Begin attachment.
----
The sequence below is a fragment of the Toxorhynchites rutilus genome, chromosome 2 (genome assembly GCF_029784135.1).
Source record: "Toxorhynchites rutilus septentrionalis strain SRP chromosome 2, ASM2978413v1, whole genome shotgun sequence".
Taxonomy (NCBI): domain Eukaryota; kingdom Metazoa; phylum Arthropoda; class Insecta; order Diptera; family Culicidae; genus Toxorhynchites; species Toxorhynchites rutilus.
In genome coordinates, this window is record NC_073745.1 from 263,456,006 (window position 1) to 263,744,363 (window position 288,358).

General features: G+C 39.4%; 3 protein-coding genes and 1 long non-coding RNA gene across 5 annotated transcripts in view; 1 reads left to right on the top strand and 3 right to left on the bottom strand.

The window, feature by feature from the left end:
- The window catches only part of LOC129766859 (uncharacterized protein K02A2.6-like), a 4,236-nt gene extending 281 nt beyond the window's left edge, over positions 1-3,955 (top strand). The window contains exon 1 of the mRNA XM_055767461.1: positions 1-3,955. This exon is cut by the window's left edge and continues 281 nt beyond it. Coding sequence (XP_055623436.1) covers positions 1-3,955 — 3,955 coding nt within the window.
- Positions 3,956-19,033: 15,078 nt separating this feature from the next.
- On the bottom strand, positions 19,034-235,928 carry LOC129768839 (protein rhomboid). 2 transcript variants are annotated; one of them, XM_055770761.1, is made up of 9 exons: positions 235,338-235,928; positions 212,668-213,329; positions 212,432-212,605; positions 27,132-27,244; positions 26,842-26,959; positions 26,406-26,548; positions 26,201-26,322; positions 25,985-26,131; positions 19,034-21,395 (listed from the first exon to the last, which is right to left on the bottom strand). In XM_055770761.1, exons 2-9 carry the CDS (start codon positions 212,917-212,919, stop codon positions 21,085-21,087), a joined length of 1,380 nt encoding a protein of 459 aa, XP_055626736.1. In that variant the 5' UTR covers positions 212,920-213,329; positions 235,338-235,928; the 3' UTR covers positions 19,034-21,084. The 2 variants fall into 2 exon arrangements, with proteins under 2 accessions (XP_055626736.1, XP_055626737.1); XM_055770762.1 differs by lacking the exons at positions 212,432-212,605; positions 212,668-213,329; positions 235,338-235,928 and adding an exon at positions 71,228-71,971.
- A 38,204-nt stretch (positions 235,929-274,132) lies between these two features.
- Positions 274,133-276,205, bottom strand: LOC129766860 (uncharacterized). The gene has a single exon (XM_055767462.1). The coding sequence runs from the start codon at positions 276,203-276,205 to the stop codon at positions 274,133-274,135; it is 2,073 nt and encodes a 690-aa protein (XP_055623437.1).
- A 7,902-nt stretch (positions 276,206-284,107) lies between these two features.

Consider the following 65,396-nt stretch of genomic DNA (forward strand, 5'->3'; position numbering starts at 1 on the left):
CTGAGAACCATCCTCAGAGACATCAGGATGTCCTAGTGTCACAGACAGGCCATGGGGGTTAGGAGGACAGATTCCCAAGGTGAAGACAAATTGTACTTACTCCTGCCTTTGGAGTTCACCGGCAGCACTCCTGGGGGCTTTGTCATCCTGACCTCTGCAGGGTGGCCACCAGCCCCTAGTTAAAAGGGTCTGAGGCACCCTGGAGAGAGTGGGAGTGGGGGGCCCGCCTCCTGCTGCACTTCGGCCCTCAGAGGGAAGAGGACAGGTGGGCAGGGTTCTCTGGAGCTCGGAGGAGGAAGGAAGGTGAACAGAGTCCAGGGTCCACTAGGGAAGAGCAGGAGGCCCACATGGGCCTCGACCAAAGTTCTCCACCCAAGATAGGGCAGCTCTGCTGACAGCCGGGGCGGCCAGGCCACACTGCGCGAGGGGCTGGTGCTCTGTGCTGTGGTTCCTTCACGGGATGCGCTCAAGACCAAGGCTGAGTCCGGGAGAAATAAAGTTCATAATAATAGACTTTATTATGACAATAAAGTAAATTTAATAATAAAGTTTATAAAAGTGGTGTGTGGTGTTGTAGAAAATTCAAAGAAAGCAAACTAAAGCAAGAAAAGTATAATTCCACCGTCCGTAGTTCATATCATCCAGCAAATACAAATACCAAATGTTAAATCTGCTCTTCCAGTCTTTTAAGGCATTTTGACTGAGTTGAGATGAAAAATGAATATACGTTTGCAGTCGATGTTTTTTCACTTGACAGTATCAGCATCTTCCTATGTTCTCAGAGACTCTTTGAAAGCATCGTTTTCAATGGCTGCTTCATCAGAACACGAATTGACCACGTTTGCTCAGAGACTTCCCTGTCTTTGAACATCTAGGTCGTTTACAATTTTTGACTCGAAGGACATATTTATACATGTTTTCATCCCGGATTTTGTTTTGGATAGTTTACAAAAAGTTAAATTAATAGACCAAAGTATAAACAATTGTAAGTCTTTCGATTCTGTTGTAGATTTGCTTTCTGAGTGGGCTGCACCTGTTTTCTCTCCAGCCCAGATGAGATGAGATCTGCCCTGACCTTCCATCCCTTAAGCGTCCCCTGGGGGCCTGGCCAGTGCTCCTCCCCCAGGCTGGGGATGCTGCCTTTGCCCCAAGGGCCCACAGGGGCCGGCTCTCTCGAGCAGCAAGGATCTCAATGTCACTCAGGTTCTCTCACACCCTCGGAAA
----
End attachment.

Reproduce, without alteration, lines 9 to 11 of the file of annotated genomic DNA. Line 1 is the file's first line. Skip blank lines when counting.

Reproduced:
- On the bottom strand, positions 19,034-235,928 carry LOC129768839 (protein rhomboid). 2 transcript variants are annotated; one of them, XM_055770761.1, is made up of 9 exons: positions 235,338-235,928; positions 212,668-213,329; positions 212,432-212,605; positions 27,132-27,244; positions 26,842-26,959; positions 26,406-26,548; positions 26,201-26,322; positions 25,985-26,131; positions 19,034-21,395 (listed from the first exon to the last, which is right to left on the bottom strand). In XM_055770761.1, exons 2-9 carry the CDS (start codon positions 212,917-212,919, stop codon positions 21,085-21,087), a joined length of 1,380 nt encoding a protein of 459 aa, XP_055626736.1. In that variant the 5' UTR covers positions 212,920-213,329; positions 235,338-235,928; the 3' UTR covers positions 19,034-21,084. The 2 variants fall into 2 exon arrangements, with proteins under 2 accessions (XP_055626736.1, XP_055626737.1); XM_055770762.1 differs by lacking the exons at positions 212,432-212,605; positions 212,668-213,329; positions 235,338-235,928 and adding an exon at positions 71,228-71,971.
- A 38,204-nt stretch (positions 235,929-274,132) lies between these two features.
- Positions 274,133-276,205, bottom strand: LOC129766860 (uncharacterized). The gene has a single exon (XM_055767462.1). The coding sequence runs from the start codon at positions 276,203-276,205 to the stop codon at positions 274,133-274,135; it is 2,073 nt and encodes a 690-aa protein (XP_055623437.1).